The most common form of primary glomerular scaring is focal segmental glomerular sclerosis (FSGS). Segments of the glomeruli scattered throughout the kidney are typically affected and this is caused by either a systemic condition or an idiopathic or unknown factor.
Nephrotic syndrome or proteinuria without any other symptoms are the clinical features of FSGS, which is a progressive disease. It accounts for up to 2.3% of all end-stage renal disease (ESRD) cases.
Many patients with FSGS may not have any symptoms, but swelling of the ankle and leg (i.e., edema) is a common complaint in addition to hypertension, which proves difficult to manage. There is a high prevalence among those of African American descent, who are 2 to 3 times more likely than Caucasians presenting with nephrotic syndrome to have FSGS. Moreover, there is a higher incidence between the ages of 18 to 45 years old and males in comparison to females tend to be affected more.
Medical history and clinical examinations are the first steps taken in patients suspected of having FSGS. In order to distinguish between primary and secondary FSGS, disease presentation and associated medical conditions are very helpful. Suggestive of secondary FSGS are conditions, such as infections, hypertension and obesity, as well as proteinuria that is within nephrotic range, but not accompanied by full blown nephrotic syndrome.
Moreover, patients with secondary FSGS will tend to have gradually increasing amounts of protein in the urine. Hence, it is important to find out if the onset of the disease was sudden or subtle with gradual changes.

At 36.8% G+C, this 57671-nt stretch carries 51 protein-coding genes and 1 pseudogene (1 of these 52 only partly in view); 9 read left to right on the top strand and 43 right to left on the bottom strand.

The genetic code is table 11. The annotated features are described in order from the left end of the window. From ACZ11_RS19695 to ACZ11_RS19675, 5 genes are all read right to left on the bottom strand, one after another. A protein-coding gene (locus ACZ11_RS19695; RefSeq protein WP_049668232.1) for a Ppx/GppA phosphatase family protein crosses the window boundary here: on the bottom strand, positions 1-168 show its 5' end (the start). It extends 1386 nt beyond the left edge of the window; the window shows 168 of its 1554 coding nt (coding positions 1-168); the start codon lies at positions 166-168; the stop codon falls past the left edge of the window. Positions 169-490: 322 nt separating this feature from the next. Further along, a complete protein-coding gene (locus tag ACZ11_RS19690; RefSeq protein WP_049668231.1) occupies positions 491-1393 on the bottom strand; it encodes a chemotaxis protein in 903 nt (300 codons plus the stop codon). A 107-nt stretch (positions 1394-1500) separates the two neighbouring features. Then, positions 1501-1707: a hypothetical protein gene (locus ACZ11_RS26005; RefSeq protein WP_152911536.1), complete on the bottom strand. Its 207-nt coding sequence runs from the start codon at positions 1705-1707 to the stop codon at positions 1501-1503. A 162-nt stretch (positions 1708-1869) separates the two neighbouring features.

Drugs and medications that a patient is taking are important to identify, as several agents such as lithium and anabolic steroids may cause drug-induced FSGS. Laboratory tests for FSGS include biochemical panels in addition to serology and kidney function tests. A biopsy is definitive in order to establish the diagnosis as well as to identify the histological variant of FSGS.
Genetic testing for gene mutations associated with FSGS, especially those encoding proteins that maintain the viability of podocytes, although expensive, may also be done. Likewise, biomarkers like suPAR may also be employed to diagnose FSGS and predict its recurrence in those patients with primary FSGS who received kidney transplants.
Therapy for FSGS is aimed towards inducing total remission of urinary excretion of proteins, which leads to greater chances of preserving the long-term function of the kidney. It is crucial to make a distinction between primary and secondary FSGS, because different therapeutic approaches appear to be more effective in one as opposed to the other and vice versa.
Primary FSGS is presumed to be due to dysregulation of an autoimmune response and as such, immunosuppressive agents are advocated for treating this group of patients. These agents include calcineurin inhibitors, rituximab, and high-dose prednisone.
Attempts are made to eliminate the causative factor in secondary FSGS. In addition to treating the underlying condition, intraglomerular and systemic pressures are closely managed with agents, such as inhibitors of the renin-angiotensin system.
However, regardless of the etiology involved, all patients with nephrotic syndrome signs and symptoms and FSGS should be managed with diuretics, low-salt diets, and inhibitors of the renin-angiotensin system. These assist in reducing the risk of cardiovascular disease and long-term damage to the kidney.
Reviewed by Susha Cheriyedath, MSc Further Reading